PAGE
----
Survival video games have quite given a lot of players some decent challenge, but that never stopped them from learning every curve that it throws. Games like these don’t hand-hold players but encourage them to be curious, to experiment in builds, to make them explore. That’s the beauty of games like Ancestors: The Humankind Odyssey. We learn from things we try, we evolve and adapt, have a sense of fear. But adapting isn’t a sweet tune that would ring in your ear when you play the game, unfortunately.
That’s what I initially felt about Panache Digital Games’ ape survival game, an idea that would have been great if pulled off correctly. Instead, Ancestors: The Humankind Odyssey has completely evolved my experience in games like this for better or worse.
It doesn’t mean it’s a bad game, no, it doesn’t mean it’s a good game either. There are a handful of interesting mechanics that would reel you in for some survival escapade, but it wouldn’t last that long.
You’re already warned when you start the game that it wouldn’t help you and you have to be a lot curious to survive – “We won’t help you much”. Such encouraging words as you blindly begin your mission to expand your tribe, to look for other areas to settle, flirt with other apes and potentially mate to grow your clan. There’s unfortunately no clear goal but to simply invoke the meaning of evolution.
It’s your responsibility to make sure the ape you’re controlling is getting enough sleep, food, and water. You will have to figure out how to control your ape’s hysteria when its dopamine becomes too low because of being in unfamiliar territory. When your ape gets injured, you’re not exactly taught how to stop bleeding or get the poison out of your system. It’s tedious, yes, but that’s the point of games like these which makes it enjoyable. You need to have the “patience” because if you don’t then you might have to look into other games to play instead.
As an ape, you also have to develop motor and intellectual skills in order for you to pass it on to the next generation of apes. This involves having your ape hold things and analyze them to know its use. Like a rock, for example, holding it and throwing the rock can develop motor skills to further enhance how your ape can adapt, and still end up wondering what you can do with it. You can also pick up a berry, examine it, and potentially eat the berries without knowing if it’s poisonous or not. It’s a matter of trial and error, but it gets to a point that it just becomes frustrating.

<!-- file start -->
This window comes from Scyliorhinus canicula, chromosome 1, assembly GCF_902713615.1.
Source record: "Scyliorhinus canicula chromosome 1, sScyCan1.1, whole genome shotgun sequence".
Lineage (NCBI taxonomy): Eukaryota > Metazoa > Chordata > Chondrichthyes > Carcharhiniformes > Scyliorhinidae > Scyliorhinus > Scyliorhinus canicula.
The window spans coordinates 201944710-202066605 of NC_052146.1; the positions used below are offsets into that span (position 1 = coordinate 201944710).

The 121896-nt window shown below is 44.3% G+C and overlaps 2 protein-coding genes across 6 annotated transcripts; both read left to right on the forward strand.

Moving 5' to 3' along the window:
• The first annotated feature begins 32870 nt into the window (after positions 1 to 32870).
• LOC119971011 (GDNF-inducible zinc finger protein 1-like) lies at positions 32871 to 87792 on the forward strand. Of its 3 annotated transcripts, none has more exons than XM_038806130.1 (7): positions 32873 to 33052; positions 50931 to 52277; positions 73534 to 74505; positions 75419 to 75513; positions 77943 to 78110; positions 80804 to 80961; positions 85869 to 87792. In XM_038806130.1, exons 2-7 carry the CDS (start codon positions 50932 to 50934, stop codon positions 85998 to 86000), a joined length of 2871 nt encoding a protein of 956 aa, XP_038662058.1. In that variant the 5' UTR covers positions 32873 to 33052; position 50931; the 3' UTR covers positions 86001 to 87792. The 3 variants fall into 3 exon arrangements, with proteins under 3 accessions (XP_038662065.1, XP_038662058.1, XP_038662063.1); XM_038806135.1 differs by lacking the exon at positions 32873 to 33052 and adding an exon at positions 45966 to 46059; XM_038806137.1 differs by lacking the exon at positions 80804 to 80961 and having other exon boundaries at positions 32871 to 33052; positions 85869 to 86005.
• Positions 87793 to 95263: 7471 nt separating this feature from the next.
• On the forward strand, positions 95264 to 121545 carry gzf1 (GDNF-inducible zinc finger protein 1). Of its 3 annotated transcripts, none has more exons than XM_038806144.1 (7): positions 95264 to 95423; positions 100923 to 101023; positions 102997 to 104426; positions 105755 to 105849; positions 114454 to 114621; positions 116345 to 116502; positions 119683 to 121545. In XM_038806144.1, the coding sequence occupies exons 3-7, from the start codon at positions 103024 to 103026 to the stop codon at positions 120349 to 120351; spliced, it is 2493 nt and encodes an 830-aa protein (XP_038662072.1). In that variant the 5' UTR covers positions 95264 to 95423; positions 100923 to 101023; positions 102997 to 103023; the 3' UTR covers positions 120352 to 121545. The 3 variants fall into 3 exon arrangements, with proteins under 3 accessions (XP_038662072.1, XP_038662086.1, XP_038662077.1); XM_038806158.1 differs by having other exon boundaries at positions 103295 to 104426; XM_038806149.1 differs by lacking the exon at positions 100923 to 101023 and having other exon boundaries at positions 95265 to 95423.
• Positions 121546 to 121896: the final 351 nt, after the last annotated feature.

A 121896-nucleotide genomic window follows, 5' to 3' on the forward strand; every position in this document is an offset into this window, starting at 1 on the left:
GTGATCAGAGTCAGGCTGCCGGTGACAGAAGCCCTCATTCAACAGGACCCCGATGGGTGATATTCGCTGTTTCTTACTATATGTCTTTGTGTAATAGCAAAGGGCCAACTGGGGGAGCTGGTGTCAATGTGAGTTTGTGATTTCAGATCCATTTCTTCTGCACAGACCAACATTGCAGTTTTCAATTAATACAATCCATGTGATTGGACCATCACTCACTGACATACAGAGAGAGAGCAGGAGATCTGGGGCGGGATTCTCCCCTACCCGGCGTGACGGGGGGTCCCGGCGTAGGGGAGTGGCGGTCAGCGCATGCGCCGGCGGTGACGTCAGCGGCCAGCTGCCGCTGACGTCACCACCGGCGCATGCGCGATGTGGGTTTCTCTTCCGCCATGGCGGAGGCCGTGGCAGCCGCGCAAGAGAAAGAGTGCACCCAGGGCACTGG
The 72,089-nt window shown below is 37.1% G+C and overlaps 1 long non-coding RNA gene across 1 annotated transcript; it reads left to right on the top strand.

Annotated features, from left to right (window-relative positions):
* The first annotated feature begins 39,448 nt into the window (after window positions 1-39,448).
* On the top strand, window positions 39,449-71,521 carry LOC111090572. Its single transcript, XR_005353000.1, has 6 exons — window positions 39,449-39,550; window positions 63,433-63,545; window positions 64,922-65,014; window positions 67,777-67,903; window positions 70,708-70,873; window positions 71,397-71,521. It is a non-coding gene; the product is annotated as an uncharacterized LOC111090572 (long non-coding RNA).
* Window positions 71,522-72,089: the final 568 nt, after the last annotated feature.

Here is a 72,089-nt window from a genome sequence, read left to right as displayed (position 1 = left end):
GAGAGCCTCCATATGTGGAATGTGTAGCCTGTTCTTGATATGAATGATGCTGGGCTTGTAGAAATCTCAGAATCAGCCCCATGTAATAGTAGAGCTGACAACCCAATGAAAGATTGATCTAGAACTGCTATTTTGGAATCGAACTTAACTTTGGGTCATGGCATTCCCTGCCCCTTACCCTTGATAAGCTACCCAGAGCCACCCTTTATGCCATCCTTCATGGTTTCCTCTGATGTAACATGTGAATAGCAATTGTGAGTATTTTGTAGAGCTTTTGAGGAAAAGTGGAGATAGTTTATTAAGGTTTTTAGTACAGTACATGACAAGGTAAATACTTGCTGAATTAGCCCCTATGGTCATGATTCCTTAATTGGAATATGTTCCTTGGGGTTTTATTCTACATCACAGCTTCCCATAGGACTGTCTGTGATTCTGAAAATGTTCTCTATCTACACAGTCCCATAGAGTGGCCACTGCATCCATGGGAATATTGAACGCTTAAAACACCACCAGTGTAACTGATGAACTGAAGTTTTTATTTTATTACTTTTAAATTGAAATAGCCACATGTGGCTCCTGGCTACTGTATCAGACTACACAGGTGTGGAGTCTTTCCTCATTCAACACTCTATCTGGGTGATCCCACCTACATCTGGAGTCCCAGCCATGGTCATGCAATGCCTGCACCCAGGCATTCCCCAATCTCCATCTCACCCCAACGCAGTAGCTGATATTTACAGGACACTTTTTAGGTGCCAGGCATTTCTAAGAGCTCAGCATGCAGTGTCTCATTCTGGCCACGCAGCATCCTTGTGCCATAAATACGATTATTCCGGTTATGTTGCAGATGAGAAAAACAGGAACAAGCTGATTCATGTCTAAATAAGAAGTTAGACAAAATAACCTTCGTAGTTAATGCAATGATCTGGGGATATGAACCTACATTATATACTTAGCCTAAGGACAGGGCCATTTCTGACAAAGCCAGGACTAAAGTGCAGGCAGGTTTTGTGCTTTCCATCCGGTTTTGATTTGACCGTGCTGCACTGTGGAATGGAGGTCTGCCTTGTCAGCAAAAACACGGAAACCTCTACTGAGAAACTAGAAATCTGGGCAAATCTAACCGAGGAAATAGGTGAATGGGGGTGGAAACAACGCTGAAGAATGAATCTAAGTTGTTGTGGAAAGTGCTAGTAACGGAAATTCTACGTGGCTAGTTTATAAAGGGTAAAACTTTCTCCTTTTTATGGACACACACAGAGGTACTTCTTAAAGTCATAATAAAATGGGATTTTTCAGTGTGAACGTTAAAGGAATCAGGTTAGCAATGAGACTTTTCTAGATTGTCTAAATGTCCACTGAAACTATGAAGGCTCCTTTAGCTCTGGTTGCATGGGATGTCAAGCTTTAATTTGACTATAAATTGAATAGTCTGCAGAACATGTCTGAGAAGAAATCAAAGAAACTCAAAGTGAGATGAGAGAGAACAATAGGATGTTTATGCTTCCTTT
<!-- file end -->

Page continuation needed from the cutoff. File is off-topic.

You’re literally an ignorant ape and you won’t be able to progress if you stay within your comfort zone. I’ve gone out from being safe and explored the area, tried to examine as many things in my surrounding to develop intelligence but instead, my ape ended up in the belly of an African Rock Python. And there, I just lost a well-developed ape that I’ve emotionally gotten attached to for more than 10 hours of playthrough. Sorrowful as it may sound, it’s not a good way to lose a lot of your progress by making one mistake. It’s punishing.
There’s a lot of things to look after and learn. This is how in-depth the gameplay is and you’ll definitely have a good time learning these new things. It’s like every encounter, place, or interaction you do, it’s a new skill acquired. It’s quite rewarding, actually, but that’s that. Then everything becomes shamefully repetitive once you’ve already learned the ropes.
It’s worth noting that the game performs impressively well. Since its launch last year, Ancestors has gotten tons of updates that improved the overall stability of the game. Performance is not a problem, it’s consistent with its frames-per-second and I’m glad to say you wouldn’t have a hard time running on a mid-range PC.
Ancestors: The Humankind Odyssey will give the survival experience to you lightly. It punishes you for being careless, but even more when you go back to the beginning and re-do the same thing all over and over again. Initially, you’ll feel rewarded for learning the game, but it disappointingly ends up in repetition and you’ll eventually just close the game and call it quits for mankind’s evolution.
Ancestors: The Humankind Odyssey – Review
We want to emphasize that 5 will always be the “average” number, not 7. So by far, it’s 50% great and it’s also 50% bad.